Housing Lost, Trust Torn Down

Article excerpt

The city has lost more than just $8 million because of its

failure to find enough places to build public housing to replace

Blodgett Homes.

It has lost another bit of trust.

A loss that, ironically, comes at a time when efforts are being

stepped up to build trust between poorer residents and City

Hall.

"Well, I'm not the kind of person to say `I told you so,' "

said City Councilman Warren Jones. In 1989, Jones warned that

the city would have problems finding enough neighborhoods

throughout the city to accept new public housing if it

demolished the 47-year-old complex on the northwest edge of

downtown.

"But what happened to the promises of government leaders?

People are still looking for public housing. There used to be a

time where if your home burned down, they could find a place for

you in public housing. Now, they can't do that. . . . Certainly,

when you look at all of that, it's hard to find a reason to

trust."

Jones' frustrations come on the heels of a decision three weeks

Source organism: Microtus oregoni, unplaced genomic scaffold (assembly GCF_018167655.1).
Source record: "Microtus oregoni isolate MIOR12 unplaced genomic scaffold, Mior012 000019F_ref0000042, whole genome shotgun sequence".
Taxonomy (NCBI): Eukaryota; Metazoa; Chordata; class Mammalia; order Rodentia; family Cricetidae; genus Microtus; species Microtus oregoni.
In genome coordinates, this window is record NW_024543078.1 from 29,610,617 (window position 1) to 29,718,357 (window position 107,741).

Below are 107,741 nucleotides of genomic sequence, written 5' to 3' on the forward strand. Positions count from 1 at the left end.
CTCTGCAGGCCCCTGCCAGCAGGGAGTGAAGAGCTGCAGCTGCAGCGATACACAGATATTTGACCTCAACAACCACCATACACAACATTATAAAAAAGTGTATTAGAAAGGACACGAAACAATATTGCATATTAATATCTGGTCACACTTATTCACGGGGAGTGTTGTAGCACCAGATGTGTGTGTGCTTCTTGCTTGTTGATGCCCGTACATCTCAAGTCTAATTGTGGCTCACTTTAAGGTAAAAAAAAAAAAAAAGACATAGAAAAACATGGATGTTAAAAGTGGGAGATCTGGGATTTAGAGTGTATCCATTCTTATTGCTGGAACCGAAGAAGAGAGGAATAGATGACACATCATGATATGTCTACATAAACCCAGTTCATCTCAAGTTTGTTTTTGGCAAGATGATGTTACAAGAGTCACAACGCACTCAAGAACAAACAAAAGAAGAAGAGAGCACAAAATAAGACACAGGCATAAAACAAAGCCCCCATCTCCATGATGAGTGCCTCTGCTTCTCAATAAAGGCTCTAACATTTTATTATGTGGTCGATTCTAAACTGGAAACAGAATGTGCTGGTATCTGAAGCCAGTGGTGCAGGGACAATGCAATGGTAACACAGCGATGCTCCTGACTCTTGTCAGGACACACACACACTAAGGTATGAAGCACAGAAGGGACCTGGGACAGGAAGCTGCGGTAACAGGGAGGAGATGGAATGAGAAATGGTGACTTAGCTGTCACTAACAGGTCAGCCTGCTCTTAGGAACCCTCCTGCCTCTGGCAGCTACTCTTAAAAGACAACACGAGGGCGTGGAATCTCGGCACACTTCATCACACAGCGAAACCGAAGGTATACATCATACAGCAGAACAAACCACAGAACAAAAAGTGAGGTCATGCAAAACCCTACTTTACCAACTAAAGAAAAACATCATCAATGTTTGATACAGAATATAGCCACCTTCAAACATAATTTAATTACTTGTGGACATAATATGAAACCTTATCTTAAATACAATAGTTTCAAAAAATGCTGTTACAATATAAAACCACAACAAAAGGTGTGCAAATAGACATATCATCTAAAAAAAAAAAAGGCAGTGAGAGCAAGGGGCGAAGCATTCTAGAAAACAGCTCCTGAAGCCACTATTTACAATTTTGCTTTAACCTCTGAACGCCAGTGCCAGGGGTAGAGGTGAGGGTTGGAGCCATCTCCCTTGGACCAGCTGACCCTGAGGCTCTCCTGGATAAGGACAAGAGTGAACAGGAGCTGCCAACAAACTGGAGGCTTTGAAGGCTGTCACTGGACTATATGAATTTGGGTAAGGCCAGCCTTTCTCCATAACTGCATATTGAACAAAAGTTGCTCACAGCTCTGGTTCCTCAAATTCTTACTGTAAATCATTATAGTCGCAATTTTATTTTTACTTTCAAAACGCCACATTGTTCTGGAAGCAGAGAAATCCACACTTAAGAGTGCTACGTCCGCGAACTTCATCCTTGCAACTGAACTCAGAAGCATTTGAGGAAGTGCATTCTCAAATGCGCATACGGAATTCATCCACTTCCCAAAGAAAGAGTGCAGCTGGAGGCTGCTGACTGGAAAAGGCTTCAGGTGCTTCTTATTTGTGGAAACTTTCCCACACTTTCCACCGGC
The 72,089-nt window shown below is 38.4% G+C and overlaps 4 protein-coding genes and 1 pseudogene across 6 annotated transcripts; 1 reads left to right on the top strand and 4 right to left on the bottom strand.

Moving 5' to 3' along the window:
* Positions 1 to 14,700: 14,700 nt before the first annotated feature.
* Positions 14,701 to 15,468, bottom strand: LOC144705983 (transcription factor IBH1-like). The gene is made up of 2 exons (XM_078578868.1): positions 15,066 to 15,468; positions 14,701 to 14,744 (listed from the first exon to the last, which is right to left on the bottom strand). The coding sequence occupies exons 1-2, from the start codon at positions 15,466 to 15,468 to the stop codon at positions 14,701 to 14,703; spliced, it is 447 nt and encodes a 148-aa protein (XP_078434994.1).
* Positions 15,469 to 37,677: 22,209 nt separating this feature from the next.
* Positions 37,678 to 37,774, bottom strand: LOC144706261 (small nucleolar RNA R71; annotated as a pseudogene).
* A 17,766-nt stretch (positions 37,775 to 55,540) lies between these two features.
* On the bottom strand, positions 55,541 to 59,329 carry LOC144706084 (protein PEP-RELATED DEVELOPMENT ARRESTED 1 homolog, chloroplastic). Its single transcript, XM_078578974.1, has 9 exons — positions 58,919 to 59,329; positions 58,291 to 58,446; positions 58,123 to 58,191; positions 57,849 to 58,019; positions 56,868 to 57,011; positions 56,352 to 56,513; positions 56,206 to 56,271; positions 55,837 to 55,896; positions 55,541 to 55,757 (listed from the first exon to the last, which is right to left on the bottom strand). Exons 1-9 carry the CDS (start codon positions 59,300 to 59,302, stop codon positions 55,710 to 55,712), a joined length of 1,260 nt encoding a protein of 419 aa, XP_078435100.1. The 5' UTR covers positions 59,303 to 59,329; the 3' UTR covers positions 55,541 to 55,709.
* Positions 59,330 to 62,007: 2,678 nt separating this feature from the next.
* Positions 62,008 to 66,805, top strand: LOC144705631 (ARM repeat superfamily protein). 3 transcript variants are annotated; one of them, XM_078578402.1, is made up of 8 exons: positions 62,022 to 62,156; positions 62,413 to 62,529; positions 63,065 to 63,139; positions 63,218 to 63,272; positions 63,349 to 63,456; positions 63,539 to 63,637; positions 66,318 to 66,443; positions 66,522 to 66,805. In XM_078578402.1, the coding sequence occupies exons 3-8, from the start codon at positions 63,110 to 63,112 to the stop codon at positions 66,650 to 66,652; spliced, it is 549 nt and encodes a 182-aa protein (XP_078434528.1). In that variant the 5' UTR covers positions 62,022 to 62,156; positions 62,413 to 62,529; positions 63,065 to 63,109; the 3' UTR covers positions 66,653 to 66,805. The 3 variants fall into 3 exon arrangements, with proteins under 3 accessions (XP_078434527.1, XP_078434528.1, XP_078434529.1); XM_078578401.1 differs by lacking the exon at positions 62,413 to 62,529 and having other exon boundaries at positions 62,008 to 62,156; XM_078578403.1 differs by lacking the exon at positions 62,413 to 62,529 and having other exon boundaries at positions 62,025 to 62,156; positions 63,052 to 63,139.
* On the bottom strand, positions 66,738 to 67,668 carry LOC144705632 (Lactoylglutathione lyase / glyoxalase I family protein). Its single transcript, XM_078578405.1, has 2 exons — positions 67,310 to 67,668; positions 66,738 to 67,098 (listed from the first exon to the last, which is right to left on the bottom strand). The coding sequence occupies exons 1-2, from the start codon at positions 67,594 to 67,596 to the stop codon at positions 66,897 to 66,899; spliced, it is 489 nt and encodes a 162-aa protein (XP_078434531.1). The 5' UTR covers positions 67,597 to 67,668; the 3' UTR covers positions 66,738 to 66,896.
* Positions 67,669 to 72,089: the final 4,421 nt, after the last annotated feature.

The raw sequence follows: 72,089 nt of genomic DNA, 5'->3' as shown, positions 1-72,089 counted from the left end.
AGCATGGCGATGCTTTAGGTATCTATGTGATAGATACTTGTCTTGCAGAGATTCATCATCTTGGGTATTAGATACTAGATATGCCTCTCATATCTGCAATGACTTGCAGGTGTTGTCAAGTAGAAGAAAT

ago by the Jacksonville Housing Authority to scrap plans to

build a 60-unit complex on the former site of a stock car

racetrack off Lenox Avenue on the Westside.

Officials said persistent concerns about the environmental

safety of the site prompted their decision. Area residents who

opposed the complex said they had the same concerns. But that

explanation is tough to buy, given the fact that in 1994, one

Hillcrest resident said during a public hearing that if the

apartments were built nearby, his first action would be "to buy

a gun."

"The problem is what it has always been with public housing: No

one wants it," Jones said.

Now, as Mayor John Delaney's initiatives to help people in

three of the city's most neglected neighborhoods begin to take

off, about 1,400 people are languishing on waiting lists for

public housing. …